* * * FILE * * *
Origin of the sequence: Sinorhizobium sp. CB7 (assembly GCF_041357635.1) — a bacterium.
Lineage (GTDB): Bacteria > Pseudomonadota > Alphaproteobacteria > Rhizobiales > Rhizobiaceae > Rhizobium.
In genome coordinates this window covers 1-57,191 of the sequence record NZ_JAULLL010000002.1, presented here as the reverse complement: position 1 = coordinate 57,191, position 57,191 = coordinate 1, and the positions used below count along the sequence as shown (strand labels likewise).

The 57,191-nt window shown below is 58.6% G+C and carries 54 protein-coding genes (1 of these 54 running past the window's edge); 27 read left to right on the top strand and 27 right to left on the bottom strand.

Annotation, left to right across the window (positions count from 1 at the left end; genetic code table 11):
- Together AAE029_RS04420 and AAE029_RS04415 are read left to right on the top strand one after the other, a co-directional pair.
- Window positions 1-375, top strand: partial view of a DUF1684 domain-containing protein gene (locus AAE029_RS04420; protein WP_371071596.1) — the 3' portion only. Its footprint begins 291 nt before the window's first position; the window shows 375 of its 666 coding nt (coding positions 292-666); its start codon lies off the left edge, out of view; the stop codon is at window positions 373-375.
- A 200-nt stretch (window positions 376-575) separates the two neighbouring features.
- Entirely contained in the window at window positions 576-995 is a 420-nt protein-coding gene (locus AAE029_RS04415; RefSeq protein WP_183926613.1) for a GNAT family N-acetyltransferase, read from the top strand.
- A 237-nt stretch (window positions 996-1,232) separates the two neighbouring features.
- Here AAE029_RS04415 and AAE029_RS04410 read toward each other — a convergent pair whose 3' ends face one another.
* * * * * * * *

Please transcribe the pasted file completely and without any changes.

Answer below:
Origin of the sequence: Sinorhizobium sp. CB7 (assembly GCF_041357635.1) — a bacterium.
Lineage (GTDB): Bacteria > Pseudomonadota > Alphaproteobacteria > Rhizobiales > Rhizobiaceae > Rhizobium.
In genome coordinates this window covers 1-57,191 of the sequence record NZ_JAULLL010000002.1, presented here as the reverse complement: position 1 = coordinate 57,191, position 57,191 = coordinate 1, and the positions used below count along the sequence as shown (strand labels likewise).

The 57,191-nt window shown below is 58.6% G+C and carries 54 protein-coding genes (1 of these 54 running past the window's edge); 27 read left to right on the top strand and 27 right to left on the bottom strand.

Annotation, left to right across the window (positions count from 1 at the left end; genetic code table 11):
- Together AAE029_RS04420 and AAE029_RS04415 are read left to right on the top strand one after the other, a co-directional pair.
- Window positions 1-375, top strand: partial view of a DUF1684 domain-containing protein gene (locus AAE029_RS04420; protein WP_371071596.1) — the 3' portion only. Its footprint begins 291 nt before the window's first position; the window shows 375 of its 666 coding nt (coding positions 292-666); its start codon lies off the left edge, out of view; the stop codon is at window positions 373-375.
- A 200-nt stretch (window positions 376-575) separates the two neighbouring features.
- Entirely contained in the window at window positions 576-995 is a 420-nt protein-coding gene (locus AAE029_RS04415; RefSeq protein WP_183926613.1) for a GNAT family N-acetyltransferase, read from the top strand.
- A 237-nt stretch (window positions 996-1,232) separates the two neighbouring features.
- Here AAE029_RS04415 and AAE029_RS04410 read toward each other — a convergent pair whose 3' ends face one another.